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NPM−HOOK

NAME

NAME

npm-hook − Manage registry hooks

Synopsis

npm hook ls [pkg]
npm hook add <entity> <url> <secret>
npm hook update <id> <url> [secret]
npm hook rm <id>

Example
Add a hook to watch a package for changes:

$ npm hook add lodash https://example.com/ my−shared−secret

Add a hook to watch packages belonging to the user substack:

$ npm hook add ~substack https://example.com/ my−shared−secret

Add a hook to watch packages in the scope @npm

$ npm hook add @npm https://example.com/ my−shared−secret

List all your active hooks:

$ npm hook ls

List your active hooks for the lodash package:

$ npm hook ls lodash

Update an existing hook’s url:

$ npm hook update id−deadbeef https://my−new−website.here/

Remove a hook:

$ npm hook rm id−deadbeef

Description
Allows you to manage npm hooks https://blog.npmjs.org/post/145260155635/introducing−hooks−get−notifications−of−npm, including adding, removing, listing, and updating.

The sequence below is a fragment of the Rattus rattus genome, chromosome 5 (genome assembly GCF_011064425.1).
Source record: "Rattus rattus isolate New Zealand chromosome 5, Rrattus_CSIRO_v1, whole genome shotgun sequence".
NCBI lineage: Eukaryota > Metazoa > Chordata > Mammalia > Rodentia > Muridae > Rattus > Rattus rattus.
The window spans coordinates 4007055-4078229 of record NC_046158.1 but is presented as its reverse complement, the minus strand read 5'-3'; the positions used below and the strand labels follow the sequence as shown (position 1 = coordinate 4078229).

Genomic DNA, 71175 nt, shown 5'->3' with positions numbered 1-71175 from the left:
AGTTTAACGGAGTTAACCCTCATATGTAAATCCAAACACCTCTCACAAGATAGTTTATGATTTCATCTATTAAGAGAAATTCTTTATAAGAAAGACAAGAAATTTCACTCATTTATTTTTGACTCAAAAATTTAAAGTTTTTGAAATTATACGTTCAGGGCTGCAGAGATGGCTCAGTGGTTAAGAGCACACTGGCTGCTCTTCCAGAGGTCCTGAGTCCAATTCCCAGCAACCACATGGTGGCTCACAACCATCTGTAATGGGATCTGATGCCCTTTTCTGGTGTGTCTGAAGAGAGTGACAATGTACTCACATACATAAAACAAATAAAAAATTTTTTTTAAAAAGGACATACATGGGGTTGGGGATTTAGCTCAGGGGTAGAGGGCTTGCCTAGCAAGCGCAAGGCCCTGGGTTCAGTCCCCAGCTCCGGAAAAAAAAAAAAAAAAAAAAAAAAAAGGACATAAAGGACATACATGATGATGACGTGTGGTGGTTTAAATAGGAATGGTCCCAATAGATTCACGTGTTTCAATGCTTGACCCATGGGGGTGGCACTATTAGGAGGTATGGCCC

Hooks allow you to configure URL endpoints that will be notified whenever a change happens to any of the supported entity types. Three different types of entities can be watched by hooks: packages, owners, and scopes.

To create a package hook, simply reference the package name.

To create an owner hook, prefix the owner name with ~ (as in, ~youruser).

To create a scope hook, prefix the scope name with @ (as in, @yourscope).

The hook id used by update and rm are the IDs listed in npm hook ls for that particular hook.

The shared secret will be sent along to the URL endpoint so you can verify the request came from your own configured hook.

See Also

"Introducing Hooks" blog post https://blog.npmjs.org/post/145260155635/introducing−hooks−get−notifications−of−npm